Two days ago, SpaceX announced the launch time of Inspiration4, setting the scene for the first all-civilian mission.
The launch is to commence on 8pm Wednesday from NASA’s Kennedy Space Center. Though, this might change as stated in their announcement. A second launch date has been scheduled on September 6th.
Our crew is continuing final preparations for launch and teams are targeting no earlier than 8:00 p.m. ET on September 15 for liftoff of #Inspiration4.
SpaceX and Inspiration4 will narrow down the launch window to five hours approximately three days before liftoff. pic.twitter.com/l6zmkGk6Zo
— Inspiration4 (@inspiration4x) September 10, 2021
The lucky individuals chosen for the exciting multi-day mission are Jared Isaacman, Dr. Sian Proctor, Hayley Arceneaux, and Chris Sembroski.
Jared Isaacman, who is the Mission Commander, is the CEO of Shift4 and a pilot who holds two world records in the Speed-Around-the-World back in 2007 and 2008. He is also a part of the Black Diamond Jet team where he flew in over 100 airshows, and co-founded Draken International, the largest private air force that trains future pilots for the United States Armed Forces.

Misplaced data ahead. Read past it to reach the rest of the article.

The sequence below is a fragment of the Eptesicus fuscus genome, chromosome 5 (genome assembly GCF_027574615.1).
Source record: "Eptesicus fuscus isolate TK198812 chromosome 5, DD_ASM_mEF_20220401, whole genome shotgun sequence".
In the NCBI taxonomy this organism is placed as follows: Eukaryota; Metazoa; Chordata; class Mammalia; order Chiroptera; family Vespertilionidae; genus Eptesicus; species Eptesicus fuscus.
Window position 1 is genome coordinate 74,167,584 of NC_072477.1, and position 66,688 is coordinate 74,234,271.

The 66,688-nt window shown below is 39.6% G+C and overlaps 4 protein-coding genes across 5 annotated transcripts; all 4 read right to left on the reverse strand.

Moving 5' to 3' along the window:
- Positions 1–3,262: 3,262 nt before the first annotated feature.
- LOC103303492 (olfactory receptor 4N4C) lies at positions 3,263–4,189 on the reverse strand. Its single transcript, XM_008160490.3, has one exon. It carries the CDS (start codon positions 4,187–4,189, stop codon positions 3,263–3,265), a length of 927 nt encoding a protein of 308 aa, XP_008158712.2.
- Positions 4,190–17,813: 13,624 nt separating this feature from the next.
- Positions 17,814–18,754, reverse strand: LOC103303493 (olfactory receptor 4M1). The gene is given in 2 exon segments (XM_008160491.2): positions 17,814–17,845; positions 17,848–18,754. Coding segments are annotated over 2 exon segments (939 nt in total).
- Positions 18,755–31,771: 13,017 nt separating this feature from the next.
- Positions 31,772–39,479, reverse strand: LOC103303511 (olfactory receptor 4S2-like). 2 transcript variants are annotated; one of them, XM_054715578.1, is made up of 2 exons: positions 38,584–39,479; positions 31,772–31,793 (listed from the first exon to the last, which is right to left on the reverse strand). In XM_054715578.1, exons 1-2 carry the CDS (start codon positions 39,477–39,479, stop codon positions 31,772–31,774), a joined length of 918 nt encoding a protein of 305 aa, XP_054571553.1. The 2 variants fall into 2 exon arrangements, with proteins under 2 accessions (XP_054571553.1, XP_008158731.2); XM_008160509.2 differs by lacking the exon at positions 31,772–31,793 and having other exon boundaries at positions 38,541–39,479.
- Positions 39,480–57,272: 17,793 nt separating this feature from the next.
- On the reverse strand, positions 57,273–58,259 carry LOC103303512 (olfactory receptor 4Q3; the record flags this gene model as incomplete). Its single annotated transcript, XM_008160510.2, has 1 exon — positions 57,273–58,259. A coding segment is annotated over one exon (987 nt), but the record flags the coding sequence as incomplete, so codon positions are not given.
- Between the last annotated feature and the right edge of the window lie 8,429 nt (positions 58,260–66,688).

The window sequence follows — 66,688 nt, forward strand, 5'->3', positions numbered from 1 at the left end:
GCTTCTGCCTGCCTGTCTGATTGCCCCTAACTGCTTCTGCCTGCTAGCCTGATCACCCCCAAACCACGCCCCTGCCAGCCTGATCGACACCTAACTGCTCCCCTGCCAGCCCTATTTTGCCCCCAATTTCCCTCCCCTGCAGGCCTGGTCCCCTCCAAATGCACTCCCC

Dr. Sian Proctor, the Mission Pilot, is an educator, trained pilot, and entrepreneur from Guam. Her father worked for NASA at the tracking station through the Apollo missions.
After winning the battle of bone cancer when she was ten, Hayley Arceneaux, the Medical Officer for the mission, is a physician assistant at St. Jude Children’s Research Hospital the same hospital she was treated in.
Chris Sembroski is an aerospace employee at Lockheed Martin and is a United Space Air Force Veteran. He is the Mission Specialist.
According to Fox 35, they will conduct experiments that are geared toward health and the effect space has on the human body overtime. They will conduct and participate in three tests while on board. The tests will gather blood samples, cognitive tests, inflammation, and any other changes to the body. They will also be testing a controlled ultrasound that will eventually be used at home by the average person.
Jimmy Wu, a professor at the Center for Space Medicine at Baylor, said that his collogues will be the ones to retrieve this data to further study health conditions like diabetes, and heart disease.
“It is not a safe environment for life and so there are things that happen to the body that we have been understanding for the last 60 years,” and, ”A lot of the technology we are working on is about, in the end, about giving [the average person the ability] to manage their own health and to be able to do it without necessarily depending on all the burdens we have of our current healthcare system and going to the doctor and wait times associated with that.”
The mission will also help raise money to St. Jude Children’s Research Hospital.